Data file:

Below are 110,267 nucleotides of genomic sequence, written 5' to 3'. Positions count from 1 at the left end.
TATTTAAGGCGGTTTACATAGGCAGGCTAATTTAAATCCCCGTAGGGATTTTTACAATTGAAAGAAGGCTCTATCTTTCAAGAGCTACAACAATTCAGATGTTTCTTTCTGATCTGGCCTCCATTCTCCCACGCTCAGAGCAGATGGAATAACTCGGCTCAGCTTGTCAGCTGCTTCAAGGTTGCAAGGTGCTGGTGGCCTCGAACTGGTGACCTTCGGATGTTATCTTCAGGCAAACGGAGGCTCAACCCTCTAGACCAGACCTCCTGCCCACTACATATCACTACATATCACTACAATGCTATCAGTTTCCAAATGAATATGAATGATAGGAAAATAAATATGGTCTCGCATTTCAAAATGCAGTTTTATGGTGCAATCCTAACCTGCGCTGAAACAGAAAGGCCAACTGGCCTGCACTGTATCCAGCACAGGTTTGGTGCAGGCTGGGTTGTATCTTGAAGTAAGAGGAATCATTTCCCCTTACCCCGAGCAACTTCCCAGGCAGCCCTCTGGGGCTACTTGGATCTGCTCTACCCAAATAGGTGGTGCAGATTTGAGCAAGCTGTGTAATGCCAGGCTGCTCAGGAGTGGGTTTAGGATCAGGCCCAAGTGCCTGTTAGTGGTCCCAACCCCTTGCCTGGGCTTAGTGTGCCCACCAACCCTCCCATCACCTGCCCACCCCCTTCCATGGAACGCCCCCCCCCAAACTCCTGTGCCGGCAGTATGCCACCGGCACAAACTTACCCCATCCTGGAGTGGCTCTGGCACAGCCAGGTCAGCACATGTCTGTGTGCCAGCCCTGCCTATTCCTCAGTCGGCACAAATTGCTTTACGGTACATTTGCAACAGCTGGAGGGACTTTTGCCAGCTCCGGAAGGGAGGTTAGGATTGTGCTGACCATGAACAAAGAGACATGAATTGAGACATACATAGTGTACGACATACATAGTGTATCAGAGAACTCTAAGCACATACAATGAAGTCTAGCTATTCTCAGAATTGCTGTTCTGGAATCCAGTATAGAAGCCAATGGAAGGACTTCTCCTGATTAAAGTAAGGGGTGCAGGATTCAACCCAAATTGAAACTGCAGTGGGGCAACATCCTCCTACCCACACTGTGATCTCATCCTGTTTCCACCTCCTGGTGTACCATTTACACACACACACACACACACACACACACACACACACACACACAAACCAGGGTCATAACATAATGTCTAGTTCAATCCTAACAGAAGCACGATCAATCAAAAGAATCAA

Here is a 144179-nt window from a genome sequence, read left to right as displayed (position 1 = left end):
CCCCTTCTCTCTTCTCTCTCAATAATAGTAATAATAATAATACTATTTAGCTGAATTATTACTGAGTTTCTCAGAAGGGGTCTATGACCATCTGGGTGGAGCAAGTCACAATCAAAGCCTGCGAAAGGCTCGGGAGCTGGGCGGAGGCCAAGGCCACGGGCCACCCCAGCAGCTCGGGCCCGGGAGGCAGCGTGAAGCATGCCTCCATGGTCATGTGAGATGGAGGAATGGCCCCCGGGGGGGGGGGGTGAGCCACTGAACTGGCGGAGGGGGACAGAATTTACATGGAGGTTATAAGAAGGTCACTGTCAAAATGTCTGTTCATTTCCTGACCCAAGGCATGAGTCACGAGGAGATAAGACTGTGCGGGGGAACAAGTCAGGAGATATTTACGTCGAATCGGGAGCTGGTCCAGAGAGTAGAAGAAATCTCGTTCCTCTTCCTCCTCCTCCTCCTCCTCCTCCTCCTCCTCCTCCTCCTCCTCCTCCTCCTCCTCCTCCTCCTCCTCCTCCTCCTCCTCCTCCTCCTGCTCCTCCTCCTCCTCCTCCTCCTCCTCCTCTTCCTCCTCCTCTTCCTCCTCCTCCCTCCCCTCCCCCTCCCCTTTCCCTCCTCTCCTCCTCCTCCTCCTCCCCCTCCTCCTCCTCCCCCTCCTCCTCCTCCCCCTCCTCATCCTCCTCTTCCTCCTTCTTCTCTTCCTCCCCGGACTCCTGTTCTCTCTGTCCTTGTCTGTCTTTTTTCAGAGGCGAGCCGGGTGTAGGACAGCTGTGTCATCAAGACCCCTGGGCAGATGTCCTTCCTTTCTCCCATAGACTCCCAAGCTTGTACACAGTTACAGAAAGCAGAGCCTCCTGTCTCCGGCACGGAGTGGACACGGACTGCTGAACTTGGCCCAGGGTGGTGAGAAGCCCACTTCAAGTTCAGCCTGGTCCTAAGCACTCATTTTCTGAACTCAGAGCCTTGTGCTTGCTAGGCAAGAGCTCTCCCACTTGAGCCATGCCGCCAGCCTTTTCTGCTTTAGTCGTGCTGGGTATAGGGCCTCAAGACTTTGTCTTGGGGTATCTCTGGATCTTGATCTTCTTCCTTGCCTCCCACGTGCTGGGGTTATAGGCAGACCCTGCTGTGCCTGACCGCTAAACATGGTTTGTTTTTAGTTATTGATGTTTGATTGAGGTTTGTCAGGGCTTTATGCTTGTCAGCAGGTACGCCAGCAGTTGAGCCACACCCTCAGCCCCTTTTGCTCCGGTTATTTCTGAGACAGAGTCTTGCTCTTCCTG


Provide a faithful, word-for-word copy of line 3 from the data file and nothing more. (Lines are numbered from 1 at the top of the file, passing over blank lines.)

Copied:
Here is a 144179-nt window from a genome sequence, read left to right as displayed (position 1 = left end):